Within the 258 pages of the 9-3 manual for our car (our test car is a 9-5, but they gave us the wrong manual) are no fewer than 160 warnings and cautions about using your new form of Swedish transport. Most of them are adorned with a bright yellow band and an official-looking warning triangle and if you decided to follow Saab rules to the letter, you would have adhered to 77 of them before the parking brake even came off.
Forget the latest suspense novel - if you want disaster and mayhem, wade through the latest Saab manual. It builds up from 'pinch hazards' to frying animals, doors bursting open in accidents and car jackings. The controversial subject of mobile phones and their brain-frying potential is even tackled - weighty stuff. The person who wrote this could be the next Stephen King.
Did you know that electrically-operated seats are just lying in wait to injure your children? However, there is a serious safety point to all this, as it hammers home the huge risks we take in driving.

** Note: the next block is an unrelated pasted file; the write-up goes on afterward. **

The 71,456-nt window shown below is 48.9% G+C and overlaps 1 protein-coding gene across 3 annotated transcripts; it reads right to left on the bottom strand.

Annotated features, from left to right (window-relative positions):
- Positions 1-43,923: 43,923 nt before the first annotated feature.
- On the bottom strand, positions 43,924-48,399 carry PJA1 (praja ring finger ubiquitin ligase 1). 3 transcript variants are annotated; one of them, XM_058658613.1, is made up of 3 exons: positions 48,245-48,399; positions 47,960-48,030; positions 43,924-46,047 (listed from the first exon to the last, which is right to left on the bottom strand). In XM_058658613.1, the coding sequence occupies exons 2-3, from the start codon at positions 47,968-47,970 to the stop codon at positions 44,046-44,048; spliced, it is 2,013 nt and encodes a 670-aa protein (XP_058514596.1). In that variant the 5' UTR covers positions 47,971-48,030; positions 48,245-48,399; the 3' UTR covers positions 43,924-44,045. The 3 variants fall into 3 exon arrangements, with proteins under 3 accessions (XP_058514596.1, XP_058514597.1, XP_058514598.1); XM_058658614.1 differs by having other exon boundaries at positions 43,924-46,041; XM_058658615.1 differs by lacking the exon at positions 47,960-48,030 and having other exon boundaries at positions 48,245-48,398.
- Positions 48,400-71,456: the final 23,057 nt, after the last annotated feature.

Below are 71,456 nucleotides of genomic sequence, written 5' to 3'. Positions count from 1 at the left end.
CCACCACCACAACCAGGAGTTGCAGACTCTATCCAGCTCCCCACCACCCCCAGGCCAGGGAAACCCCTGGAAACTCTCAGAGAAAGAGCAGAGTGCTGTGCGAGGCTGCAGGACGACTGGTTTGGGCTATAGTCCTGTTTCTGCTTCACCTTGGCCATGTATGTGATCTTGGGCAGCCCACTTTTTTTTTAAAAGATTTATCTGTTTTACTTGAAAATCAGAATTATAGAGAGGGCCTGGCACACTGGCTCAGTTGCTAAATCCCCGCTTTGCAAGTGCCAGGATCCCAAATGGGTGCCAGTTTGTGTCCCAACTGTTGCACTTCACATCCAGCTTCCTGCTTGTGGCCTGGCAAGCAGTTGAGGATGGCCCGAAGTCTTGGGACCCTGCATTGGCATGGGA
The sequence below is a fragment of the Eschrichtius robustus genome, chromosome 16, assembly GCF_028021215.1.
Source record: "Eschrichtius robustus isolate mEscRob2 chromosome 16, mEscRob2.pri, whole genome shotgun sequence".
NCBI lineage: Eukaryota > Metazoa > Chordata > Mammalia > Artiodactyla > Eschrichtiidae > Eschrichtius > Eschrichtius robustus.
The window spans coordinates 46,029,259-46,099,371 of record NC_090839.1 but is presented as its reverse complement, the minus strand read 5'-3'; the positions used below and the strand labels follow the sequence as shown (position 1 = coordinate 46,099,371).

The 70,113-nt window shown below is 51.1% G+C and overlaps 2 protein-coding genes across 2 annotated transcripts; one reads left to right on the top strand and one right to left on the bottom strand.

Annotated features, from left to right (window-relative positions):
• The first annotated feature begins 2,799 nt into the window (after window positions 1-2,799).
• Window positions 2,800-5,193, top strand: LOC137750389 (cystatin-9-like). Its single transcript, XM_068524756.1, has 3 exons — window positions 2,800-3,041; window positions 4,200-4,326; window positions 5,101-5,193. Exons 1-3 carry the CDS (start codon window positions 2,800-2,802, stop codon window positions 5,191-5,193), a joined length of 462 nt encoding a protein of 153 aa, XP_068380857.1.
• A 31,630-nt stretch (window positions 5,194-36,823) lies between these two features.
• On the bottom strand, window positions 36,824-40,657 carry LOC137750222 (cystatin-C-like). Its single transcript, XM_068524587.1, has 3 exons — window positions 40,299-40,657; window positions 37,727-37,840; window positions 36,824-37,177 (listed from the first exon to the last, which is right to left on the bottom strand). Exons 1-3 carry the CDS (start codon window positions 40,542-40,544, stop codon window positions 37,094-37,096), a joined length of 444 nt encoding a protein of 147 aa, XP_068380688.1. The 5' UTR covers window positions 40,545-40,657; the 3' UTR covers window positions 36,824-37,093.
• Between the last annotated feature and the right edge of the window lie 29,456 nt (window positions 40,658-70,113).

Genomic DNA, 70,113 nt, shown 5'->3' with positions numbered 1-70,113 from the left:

With the Saab, at least you know your safety is taken seriously and the car has a plethora of airbags, along with anti-lock brakes and even an annoying little warning bell to tell you to wear your seatbelt.
Ironically, for such a safety-conscious car, it is a huge amount of fun, even in automatic form. On winding roads, the front-wheel drive helps the car perform like one half its size. It is comfortable and quiet when cruising, although the suspension is a little harsh for my liking.
As compensation, it achieved 32mpg on its most recent tankful, though a 6,000-mile service, that seemed cheap at £29.31, rocketed to £111.99 after adding labour and VAT. In short, a good combination of safety, style and speed, which I know has won many loyal drivers, despite the rather anonymous badge and conservative styling.
But don't dare to venture out of the driveway without first looking in that glovebox.